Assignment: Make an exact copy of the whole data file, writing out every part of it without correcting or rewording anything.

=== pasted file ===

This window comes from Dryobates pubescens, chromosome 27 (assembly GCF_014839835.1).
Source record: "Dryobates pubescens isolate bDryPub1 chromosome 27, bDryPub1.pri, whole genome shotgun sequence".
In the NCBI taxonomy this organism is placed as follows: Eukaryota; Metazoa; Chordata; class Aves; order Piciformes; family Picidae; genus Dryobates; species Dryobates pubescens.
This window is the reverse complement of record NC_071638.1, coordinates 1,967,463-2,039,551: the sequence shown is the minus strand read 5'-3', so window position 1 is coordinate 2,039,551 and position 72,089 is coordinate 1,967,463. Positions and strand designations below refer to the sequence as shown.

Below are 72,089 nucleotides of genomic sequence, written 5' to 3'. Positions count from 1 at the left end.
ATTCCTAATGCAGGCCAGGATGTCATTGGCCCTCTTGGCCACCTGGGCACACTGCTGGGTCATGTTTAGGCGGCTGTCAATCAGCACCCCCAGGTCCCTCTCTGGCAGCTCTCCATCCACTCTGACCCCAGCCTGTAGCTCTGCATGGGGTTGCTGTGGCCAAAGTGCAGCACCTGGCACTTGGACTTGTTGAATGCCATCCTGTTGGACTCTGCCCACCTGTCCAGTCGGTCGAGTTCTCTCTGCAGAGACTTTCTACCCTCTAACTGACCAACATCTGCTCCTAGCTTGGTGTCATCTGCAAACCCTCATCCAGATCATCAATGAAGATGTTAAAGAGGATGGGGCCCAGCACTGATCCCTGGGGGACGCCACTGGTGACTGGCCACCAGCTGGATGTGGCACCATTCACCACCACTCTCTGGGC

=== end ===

This window comes from Dryobates pubescens, chromosome 27 (assembly GCF_014839835.1).
Source record: "Dryobates pubescens isolate bDryPub1 chromosome 27, bDryPub1.pri, whole genome shotgun sequence".
In the NCBI taxonomy this organism is placed as follows: Eukaryota; Metazoa; Chordata; class Aves; order Piciformes; family Picidae; genus Dryobates; species Dryobates pubescens.
This window is the reverse complement of record NC_071638.1, coordinates 1,967,463-2,039,551: the sequence shown is the minus strand read 5'-3', so window position 1 is coordinate 2,039,551 and position 72,089 is coordinate 1,967,463. Positions and strand designations below refer to the sequence as shown.

Below are 72,089 nucleotides of genomic sequence, written 5' to 3'. Positions count from 1 at the left end.
ATTCCTAATGCAGGCCAGGATGTCATTGGCCCTCTTGGCCACCTGGGCACACTGCTGGGTCATGTTTAGGCGGCTGTCAATCAGCACCCCCAGGTCCCTCTCTGGCAGCTCTCCATCCACTCTGACCCCAGCCTGTAGCTCTGCATGGGGTTGCTGTGGCCAAAGTGCAGCACCTGGCACTTGGACTTGTTGAATGCCATCCTGTTGGACTCTGCCCACCTGTCCAGTCGGTCGAGTTCTCTCTGCAGAGACTTTCTACCCTCTAACTGACCAACATCTGCTCCTAGCTTGGTGTCATCTGCAAACCCTCATCCAGATCATCAATGAAGATGTTAAAGAGGATGGGGCCCAGCACTGATCCCTGGGGGACGCCACTGGTGACTGGCCACCAGCTGGATGTGGCACCATTCACCACCACTCTCTGGGC